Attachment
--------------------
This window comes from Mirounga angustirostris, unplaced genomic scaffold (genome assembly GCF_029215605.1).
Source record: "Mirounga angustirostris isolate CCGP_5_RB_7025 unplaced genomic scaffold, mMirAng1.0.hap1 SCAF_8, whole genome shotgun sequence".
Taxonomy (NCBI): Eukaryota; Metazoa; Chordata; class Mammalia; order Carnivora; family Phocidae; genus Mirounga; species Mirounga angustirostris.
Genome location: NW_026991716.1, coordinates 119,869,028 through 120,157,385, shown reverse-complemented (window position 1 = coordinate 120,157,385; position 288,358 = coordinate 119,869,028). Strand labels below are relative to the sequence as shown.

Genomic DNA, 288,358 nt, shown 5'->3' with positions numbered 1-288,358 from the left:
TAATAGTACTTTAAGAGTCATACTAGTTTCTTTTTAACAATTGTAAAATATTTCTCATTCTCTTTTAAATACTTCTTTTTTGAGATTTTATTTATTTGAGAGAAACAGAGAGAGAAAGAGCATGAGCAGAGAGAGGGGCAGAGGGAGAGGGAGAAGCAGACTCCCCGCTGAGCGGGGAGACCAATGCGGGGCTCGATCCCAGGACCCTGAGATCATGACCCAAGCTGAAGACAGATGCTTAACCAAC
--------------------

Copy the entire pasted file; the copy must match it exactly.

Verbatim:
This window comes from Mirounga angustirostris, unplaced genomic scaffold (genome assembly GCF_029215605.1).
Source record: "Mirounga angustirostris isolate CCGP_5_RB_7025 unplaced genomic scaffold, mMirAng1.0.hap1 SCAF_8, whole genome shotgun sequence".
Taxonomy (NCBI): Eukaryota; Metazoa; Chordata; class Mammalia; order Carnivora; family Phocidae; genus Mirounga; species Mirounga angustirostris.
Genome location: NW_026991716.1, coordinates 119,869,028 through 120,157,385, shown reverse-complemented (window position 1 = coordinate 120,157,385; position 288,358 = coordinate 119,869,028). Strand labels below are relative to the sequence as shown.

Genomic DNA, 288,358 nt, shown 5'->3' with positions numbered 1-288,358 from the left:
TAATAGTACTTTAAGAGTCATACTAGTTTCTTTTTAACAATTGTAAAATATTTCTCATTCTCTTTTAAATACTTCTTTTTTGAGATTTTATTTATTTGAGAGAAACAGAGAGAGAAAGAGCATGAGCAGAGAGAGGGGCAGAGGGAGAGGGAGAAGCAGACTCCCCGCTGAGCGGGGAGACCAATGCGGGGCTCGATCCCAGGACCCTGAGATCATGACCCAAGCTGAAGACAGATGCTTAACCAAC